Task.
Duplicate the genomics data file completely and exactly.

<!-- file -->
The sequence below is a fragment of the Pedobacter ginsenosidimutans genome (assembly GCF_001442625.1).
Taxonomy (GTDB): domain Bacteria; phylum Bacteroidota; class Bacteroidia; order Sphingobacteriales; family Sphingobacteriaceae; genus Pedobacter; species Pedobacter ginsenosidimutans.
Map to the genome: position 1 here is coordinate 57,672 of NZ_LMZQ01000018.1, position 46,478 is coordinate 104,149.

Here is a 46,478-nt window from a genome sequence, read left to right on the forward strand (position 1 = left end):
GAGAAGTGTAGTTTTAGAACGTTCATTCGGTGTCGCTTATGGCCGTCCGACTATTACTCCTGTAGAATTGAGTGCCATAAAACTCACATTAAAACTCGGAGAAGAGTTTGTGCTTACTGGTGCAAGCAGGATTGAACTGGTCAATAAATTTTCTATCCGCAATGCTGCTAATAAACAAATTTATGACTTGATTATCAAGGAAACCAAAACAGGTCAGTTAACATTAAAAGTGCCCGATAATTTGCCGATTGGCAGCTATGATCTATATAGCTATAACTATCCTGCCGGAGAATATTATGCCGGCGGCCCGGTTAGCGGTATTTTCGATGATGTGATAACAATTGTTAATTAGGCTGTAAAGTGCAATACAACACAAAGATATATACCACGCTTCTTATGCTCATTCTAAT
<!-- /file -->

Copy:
The sequence below is a fragment of the Pedobacter ginsenosidimutans genome (assembly GCF_001442625.1).
Taxonomy (GTDB): domain Bacteria; phylum Bacteroidota; class Bacteroidia; order Sphingobacteriales; family Sphingobacteriaceae; genus Pedobacter; species Pedobacter ginsenosidimutans.
Map to the genome: position 1 here is coordinate 57,672 of NZ_LMZQ01000018.1, position 46,478 is coordinate 104,149.

Here is a 46,478-nt window from a genome sequence, read left to right on the forward strand (position 1 = left end):
GAGAAGTGTAGTTTTAGAACGTTCATTCGGTGTCGCTTATGGCCGTCCGACTATTACTCCTGTAGAATTGAGTGCCATAAAACTCACATTAAAACTCGGAGAAGAGTTTGTGCTTACTGGTGCAAGCAGGATTGAACTGGTCAATAAATTTTCTATCCGCAATGCTGCTAATAAACAAATTTATGACTTGATTATCAAGGAAACCAAAACAGGTCAGTTAACATTAAAAGTGCCCGATAATTTGCCGATTGGCAGCTATGATCTATATAGCTATAACTATCCTGCCGGAGAATATTATGCCGGCGGCCCGGTTAGCGGTATTTTCGATGATGTGATAACAATTGTTAATTAGGCTGTAAAGTGCAATACAACACAAAGATATATACCACGCTTCTTATGCTCATTCTAAT